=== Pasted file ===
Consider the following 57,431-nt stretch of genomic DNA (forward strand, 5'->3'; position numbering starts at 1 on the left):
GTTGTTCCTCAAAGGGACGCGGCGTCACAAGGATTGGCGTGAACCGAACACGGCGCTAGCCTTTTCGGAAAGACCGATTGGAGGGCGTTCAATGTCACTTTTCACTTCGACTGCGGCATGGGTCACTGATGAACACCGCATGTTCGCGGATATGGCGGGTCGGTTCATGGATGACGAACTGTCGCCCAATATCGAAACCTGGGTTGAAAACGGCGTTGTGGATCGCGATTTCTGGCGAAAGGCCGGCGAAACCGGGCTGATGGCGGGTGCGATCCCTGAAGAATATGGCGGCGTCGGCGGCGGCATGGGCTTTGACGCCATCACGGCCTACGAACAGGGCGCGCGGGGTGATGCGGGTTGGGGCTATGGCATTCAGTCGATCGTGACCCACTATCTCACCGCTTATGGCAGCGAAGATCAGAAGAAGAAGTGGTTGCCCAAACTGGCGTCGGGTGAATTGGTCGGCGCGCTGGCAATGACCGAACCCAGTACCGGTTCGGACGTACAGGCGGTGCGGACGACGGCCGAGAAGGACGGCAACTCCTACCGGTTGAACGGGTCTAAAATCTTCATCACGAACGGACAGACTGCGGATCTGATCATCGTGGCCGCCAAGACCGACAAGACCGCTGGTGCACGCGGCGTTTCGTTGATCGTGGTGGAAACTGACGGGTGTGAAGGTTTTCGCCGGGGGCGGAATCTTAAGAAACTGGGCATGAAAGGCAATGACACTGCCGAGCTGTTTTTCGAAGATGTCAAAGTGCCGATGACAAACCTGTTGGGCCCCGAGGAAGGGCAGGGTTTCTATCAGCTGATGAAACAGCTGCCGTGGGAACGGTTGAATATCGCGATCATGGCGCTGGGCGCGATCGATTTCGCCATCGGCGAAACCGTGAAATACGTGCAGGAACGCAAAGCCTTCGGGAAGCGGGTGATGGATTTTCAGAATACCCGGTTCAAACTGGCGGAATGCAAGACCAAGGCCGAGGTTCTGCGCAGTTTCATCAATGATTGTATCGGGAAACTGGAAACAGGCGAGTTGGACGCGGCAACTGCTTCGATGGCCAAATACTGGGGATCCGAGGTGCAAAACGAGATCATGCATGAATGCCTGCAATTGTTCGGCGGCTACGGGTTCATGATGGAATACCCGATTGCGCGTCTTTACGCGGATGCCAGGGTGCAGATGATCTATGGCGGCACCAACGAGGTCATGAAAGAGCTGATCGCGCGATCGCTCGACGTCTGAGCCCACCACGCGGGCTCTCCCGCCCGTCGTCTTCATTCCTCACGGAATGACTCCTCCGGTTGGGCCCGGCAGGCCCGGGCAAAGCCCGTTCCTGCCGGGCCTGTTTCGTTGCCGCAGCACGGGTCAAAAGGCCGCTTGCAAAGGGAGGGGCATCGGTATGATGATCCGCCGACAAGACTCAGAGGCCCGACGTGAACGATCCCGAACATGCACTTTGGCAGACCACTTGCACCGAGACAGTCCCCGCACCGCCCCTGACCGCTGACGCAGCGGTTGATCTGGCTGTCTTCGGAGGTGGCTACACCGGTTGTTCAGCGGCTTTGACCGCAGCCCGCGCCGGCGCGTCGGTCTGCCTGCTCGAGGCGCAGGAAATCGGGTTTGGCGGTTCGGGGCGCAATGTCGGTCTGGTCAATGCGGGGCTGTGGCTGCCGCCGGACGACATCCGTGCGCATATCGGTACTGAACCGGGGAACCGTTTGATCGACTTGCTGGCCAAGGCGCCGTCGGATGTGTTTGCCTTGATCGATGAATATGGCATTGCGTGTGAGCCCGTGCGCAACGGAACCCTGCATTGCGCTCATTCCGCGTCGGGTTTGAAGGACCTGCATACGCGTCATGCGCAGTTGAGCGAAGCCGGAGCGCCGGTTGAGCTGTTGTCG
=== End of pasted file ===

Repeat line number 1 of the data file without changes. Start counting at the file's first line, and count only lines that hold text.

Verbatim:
Consider the following 57,431-nt stretch of genomic DNA (forward strand, 5'->3'; position numbering starts at 1 on the left):